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Customer Reviews

4.2 out of 5 stars
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I first read this book over twenty years.
JPS
Peter Green does an excellent job explaining the background of Greece and Persia which led to the Greco-Persian wars.
Joe Owen
Green displays great scholarship but nonetheless makes his narrative a gripping read.
George R Dekle

Most Helpful Customer Reviews

35 of 37 people found the following review helpful By nto62 on July 5, 2001
Format: Hardcover Verified Purchase
The Greco-Persian Wars reads like a novel, but presents its' thesis in a most thorough, analytical manner. Green is, perhaps, the most easily read scholar on ancient Greece which is evident in this effort as well as his "Alexander of Macedon". The Greco-Persian Wars masterfully recounts Xerxes' march through Greece, the heroic battle of Thermopylae, the miraculous Greek naval victory at Salamis, and the subsequent withdrawal of Persian forces. Interwoven among this narrative is excellent insight into the political machinations present among the vying city-states of Greece.
Green resurrects Themistocles, in all his martial splendor, from the elitist dismissals of Herodotus, to show that Themistocles' naval genius and personal courage saved the day despite the intense and ongoing city-state rivalries and a monied and powerful Athenian majority which preferred a Marathon-like ground engagement. The Greco-Persian Wars, despite its' generic title, is an outstanding tale of heroism, bravery, and perserverence that deserves the attention of any history connoisseur. Read this book. It is outstanding!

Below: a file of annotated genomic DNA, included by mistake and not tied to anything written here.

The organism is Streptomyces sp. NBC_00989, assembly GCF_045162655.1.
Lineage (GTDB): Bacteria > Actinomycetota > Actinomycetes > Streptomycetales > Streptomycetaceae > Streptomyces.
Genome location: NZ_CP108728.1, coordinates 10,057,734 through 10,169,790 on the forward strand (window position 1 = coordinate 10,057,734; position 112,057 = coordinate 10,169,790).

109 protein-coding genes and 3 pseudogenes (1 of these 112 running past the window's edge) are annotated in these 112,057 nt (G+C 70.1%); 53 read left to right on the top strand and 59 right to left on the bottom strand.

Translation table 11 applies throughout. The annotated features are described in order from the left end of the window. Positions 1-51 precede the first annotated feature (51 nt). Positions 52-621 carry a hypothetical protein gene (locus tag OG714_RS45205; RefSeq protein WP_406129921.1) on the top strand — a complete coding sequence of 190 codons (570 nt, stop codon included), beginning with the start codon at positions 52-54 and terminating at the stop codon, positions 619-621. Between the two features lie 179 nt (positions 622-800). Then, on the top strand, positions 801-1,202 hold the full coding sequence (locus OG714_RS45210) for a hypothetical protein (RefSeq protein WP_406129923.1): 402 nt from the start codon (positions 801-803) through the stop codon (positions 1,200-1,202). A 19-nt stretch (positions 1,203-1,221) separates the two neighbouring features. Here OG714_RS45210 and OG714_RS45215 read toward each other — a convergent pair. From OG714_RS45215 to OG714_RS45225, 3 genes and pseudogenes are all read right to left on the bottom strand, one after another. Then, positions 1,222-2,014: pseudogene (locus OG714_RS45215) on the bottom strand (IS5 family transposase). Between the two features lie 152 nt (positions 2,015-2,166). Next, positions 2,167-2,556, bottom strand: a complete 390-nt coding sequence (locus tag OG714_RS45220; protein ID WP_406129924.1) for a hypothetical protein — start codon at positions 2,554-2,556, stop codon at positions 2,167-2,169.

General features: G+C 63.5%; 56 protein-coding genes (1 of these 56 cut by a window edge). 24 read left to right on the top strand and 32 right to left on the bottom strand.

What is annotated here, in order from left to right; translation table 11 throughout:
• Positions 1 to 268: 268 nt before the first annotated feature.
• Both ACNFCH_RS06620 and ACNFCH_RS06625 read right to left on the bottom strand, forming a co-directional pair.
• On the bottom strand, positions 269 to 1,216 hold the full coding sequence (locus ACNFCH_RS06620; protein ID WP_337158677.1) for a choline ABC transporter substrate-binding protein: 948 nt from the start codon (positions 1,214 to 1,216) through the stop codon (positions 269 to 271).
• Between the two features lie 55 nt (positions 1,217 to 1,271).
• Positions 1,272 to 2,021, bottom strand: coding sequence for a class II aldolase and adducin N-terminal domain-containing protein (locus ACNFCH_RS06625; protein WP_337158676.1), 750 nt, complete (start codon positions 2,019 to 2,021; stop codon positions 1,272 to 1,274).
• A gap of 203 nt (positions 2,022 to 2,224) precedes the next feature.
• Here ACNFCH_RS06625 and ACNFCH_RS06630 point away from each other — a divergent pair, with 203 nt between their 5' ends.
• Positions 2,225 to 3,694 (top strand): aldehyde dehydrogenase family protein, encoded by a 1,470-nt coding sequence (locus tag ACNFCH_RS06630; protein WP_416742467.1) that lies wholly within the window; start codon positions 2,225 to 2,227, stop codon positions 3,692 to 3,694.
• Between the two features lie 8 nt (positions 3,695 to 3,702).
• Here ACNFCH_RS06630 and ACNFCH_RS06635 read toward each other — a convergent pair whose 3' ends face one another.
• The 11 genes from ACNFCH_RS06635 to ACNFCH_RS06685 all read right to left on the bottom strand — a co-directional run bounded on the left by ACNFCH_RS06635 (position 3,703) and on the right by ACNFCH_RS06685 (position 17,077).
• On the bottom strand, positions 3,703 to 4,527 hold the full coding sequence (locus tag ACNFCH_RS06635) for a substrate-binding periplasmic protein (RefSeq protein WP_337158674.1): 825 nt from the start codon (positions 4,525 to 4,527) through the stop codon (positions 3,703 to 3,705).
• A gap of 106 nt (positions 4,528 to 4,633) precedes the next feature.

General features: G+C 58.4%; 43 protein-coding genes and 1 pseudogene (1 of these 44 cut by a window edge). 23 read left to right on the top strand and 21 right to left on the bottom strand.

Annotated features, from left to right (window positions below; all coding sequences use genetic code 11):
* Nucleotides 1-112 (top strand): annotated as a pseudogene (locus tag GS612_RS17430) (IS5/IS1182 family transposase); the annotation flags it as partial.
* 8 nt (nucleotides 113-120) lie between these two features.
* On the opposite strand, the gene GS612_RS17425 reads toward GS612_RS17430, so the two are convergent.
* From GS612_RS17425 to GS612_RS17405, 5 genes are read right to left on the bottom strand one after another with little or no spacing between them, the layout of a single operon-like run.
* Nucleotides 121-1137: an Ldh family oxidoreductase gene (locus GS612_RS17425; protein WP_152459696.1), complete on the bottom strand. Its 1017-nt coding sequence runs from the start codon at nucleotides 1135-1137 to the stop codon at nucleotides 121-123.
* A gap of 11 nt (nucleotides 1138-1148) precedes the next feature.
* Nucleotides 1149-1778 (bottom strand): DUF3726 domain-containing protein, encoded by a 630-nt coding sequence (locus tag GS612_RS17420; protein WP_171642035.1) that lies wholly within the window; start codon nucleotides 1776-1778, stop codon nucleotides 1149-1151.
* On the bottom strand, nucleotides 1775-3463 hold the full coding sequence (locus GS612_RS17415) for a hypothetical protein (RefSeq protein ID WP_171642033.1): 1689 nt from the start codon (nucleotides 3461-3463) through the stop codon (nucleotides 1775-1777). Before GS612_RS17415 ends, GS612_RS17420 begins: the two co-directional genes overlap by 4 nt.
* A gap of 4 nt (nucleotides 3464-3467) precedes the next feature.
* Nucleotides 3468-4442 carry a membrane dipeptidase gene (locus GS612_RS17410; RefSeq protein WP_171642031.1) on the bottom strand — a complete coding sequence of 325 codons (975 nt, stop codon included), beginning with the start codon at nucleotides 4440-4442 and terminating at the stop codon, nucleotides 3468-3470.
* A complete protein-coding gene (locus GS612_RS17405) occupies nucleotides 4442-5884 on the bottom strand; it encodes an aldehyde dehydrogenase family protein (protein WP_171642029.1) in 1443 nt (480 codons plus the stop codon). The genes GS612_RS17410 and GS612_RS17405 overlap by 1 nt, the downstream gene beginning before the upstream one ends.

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24 of 26 people found the following review helpful By Frank T. Klus on May 23, 2004
Format: Paperback Verified Purchase
It was mid-August in 490 BC in a place called Marathon. The Athenians had just registered a stunning victory over the invading Persian troops. Athens did it largely by themselves without Spartan help. As they celebrated their victory an Athenian general, Themistocles, may have been the only Athenian to realize the Persians would be back and the next time Athens would need help.